On Peace…

Perhaps the most profound aspects of Montessori education are those that we do not see. Montessori nourishes our children’s very character. Our hope is that, well nourished, our children will develop a sense of justice and a true understanding of peace. In celebration of The International Day of Peace, Anna Schwind offers the following for Villa di Maria and all in the Montessori community.

Happy International Day of Peace!

“Averting war is the work of politicians; establishing peace is the work of education.” -Maria Montessori

The United Nations sets aside September 21 every year as The International Day of Peace.  This year, the theme of the International Day of Peace is a reflection on the Universal Declaration of Human Rights, for which article 26 declares every person has a right to an education which shall, “…be directed to the full development of the human personality and to the strengthening of respect for human rights and fundamental freedoms.” The Universal Declaration of Human Rights is 70 years old, and is the most translated document in the world.

Many Montessori schools take advantage of this day to promote their peace education and to talk to children about the ideas of peace and the potential and need for achieving global peace.  Some schools gather and sing the Peace around the world.

However, peace practices are not a once a year event in Montessori schools.  In ways that are both big and small, Montessori education promotes peace at every turn.

Peace begins with the self, and there are many ways in which classrooms promote calm with oneself as the starting point for a peaceful mindset.  Some schools may have peace corners or labyrinths for children to use.  Others may have practices of yoga, meditation or mindfulness exercises that are practiced with the children to help them experience centeredness and calm.  Books about these subjects may be read to the children, or available for them to read to themselves. The classroom environments are prepared with materials that are soothing, promote serenity and enable focused work.  Once the child has experienced peace, they can find it again and again.  They can help others find it, too.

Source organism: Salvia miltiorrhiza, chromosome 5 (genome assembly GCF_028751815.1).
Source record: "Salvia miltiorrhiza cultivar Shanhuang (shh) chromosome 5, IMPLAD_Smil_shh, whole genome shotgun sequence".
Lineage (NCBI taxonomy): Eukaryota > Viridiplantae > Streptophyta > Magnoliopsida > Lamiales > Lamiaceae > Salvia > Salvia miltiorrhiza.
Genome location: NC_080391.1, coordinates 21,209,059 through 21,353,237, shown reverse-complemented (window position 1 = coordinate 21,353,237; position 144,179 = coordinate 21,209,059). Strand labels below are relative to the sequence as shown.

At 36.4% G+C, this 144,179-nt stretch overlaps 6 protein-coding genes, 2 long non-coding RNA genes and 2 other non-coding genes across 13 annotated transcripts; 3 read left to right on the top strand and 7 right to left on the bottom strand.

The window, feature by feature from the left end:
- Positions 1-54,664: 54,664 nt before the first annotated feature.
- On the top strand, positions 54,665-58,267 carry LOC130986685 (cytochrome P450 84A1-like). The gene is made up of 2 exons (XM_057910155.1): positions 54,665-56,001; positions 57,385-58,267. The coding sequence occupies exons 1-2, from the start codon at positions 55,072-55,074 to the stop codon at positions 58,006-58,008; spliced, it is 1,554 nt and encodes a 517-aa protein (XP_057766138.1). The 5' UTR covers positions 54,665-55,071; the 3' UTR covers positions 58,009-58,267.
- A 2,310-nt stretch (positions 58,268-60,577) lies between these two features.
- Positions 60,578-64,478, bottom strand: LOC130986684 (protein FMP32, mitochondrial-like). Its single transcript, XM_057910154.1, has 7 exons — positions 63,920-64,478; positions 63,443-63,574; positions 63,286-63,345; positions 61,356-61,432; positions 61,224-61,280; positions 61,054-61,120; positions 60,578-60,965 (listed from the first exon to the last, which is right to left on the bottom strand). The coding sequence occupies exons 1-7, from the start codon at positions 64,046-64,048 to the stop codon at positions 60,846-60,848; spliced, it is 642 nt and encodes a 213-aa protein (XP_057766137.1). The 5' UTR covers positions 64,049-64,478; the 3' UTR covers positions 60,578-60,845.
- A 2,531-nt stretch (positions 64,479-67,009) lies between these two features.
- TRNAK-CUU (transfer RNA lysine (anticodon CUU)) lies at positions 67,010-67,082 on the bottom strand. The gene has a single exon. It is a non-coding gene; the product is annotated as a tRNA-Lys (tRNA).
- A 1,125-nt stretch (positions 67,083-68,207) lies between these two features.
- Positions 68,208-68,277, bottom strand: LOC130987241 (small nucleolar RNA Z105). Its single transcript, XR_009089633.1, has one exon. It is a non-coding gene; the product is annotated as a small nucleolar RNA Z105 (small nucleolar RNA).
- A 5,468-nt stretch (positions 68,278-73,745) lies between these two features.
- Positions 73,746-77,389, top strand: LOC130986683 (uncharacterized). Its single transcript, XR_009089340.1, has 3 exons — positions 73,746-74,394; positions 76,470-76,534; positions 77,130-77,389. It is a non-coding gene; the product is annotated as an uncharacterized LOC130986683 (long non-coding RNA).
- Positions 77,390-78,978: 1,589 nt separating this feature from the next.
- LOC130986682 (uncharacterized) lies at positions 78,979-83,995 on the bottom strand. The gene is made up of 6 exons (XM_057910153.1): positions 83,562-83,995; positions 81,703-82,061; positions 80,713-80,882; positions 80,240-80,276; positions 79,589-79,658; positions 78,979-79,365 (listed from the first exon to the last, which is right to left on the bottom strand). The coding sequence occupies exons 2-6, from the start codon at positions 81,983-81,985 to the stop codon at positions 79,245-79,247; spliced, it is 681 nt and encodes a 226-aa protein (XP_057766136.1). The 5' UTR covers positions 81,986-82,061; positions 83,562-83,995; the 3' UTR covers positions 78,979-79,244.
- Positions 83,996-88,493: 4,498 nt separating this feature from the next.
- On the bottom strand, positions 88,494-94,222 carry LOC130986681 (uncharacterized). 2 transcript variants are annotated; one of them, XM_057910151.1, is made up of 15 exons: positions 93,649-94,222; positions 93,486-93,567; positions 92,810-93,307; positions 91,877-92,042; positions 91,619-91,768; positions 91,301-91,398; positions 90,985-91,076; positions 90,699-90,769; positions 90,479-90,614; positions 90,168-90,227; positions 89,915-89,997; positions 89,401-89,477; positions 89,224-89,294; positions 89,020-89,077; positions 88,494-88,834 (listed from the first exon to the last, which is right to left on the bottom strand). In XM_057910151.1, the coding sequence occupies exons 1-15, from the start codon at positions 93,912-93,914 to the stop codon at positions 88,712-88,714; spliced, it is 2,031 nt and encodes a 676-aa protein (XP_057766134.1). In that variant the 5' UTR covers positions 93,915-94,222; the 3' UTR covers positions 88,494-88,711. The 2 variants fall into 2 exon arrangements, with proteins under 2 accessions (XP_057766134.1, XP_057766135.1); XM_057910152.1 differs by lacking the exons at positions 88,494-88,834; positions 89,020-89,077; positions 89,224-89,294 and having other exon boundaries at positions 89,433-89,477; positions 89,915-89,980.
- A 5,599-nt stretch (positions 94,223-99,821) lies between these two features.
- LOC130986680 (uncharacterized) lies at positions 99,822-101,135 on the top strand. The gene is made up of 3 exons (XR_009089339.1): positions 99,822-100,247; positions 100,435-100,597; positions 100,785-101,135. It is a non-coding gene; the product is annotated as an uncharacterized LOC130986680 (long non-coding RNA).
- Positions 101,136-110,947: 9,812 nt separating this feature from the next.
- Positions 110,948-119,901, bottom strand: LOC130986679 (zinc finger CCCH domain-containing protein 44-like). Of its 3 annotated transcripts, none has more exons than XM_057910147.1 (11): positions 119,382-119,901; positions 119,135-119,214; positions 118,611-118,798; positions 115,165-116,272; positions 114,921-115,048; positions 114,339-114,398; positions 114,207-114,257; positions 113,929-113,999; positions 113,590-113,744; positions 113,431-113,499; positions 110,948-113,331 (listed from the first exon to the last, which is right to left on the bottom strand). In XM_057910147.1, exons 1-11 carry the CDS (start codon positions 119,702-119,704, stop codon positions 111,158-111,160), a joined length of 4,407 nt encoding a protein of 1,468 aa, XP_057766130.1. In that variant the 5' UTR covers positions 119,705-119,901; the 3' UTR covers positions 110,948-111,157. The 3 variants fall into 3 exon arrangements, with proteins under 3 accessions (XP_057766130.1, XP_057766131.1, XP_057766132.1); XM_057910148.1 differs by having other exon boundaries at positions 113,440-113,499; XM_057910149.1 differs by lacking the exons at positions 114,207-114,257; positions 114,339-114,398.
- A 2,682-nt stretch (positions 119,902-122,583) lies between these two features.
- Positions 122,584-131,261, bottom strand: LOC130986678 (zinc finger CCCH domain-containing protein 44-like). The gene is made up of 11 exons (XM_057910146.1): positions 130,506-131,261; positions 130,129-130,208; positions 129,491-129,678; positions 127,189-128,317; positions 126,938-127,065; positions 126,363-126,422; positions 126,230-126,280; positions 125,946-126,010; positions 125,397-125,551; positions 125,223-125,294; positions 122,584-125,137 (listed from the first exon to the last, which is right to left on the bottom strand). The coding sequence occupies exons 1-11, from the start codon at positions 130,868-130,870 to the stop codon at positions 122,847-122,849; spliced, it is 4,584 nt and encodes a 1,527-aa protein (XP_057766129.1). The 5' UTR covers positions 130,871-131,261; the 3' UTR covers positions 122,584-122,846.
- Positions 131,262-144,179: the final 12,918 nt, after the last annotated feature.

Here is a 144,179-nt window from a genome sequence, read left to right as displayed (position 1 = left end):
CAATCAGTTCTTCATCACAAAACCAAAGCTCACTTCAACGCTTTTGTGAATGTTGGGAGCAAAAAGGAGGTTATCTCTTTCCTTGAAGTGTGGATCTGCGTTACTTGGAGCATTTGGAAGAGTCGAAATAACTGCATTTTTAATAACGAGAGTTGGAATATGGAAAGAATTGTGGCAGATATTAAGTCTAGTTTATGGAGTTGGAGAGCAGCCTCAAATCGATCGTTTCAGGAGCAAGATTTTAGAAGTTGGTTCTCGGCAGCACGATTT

Peace is promoted through understanding others, which is why so much of the curriculum promotes knowledge and understanding of all the different places in our world and how other people come to meet the fundamental needs that all humans have.  In the elementary, there are specific lessons that focus on the interrelatedness of all things, both living and non-living.  We need others, and we need our planet and thus we must find harmonious ways to co-exist with all.